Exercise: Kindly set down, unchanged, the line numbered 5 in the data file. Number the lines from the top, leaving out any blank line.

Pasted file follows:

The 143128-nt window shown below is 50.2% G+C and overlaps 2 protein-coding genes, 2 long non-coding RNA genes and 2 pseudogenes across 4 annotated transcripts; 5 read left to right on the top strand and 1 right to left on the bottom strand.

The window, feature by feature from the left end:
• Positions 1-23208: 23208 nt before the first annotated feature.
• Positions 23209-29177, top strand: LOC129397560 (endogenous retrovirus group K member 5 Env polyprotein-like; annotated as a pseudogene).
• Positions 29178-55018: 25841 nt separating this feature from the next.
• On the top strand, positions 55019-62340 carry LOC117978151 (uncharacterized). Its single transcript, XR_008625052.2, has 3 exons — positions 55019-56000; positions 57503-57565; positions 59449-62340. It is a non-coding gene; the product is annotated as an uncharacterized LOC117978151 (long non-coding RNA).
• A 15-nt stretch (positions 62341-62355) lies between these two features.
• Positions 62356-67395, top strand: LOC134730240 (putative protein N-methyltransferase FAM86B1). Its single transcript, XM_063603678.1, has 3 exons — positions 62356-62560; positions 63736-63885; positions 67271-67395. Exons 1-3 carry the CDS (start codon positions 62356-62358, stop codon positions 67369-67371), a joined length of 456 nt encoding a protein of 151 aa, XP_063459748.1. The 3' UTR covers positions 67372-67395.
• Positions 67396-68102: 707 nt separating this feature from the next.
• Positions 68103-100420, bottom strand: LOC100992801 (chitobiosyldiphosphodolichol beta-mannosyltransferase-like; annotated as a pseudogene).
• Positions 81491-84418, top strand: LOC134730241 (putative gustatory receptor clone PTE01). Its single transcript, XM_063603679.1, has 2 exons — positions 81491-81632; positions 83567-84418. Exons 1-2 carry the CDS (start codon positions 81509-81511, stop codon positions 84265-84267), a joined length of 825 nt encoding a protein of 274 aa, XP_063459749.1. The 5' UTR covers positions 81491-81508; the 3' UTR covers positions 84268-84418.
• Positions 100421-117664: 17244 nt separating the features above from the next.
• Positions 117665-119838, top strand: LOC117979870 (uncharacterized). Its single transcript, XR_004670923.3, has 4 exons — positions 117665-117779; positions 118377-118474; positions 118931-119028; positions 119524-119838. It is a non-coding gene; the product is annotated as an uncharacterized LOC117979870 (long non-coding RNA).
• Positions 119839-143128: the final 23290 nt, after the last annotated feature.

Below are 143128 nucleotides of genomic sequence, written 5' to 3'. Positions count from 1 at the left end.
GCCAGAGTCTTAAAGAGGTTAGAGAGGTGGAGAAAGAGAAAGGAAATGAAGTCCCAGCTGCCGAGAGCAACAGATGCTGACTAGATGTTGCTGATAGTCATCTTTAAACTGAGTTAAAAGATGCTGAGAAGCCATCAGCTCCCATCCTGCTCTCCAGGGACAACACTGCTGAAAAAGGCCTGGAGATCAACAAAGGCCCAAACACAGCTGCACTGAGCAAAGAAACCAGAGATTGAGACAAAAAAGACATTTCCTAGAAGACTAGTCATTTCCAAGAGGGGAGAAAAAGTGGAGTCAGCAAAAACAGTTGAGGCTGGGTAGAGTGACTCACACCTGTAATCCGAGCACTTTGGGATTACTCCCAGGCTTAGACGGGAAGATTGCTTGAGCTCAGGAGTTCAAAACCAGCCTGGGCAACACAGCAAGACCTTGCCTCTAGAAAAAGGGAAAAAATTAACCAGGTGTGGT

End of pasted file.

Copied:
• Positions 29178-55018: 25841 nt separating this feature from the next.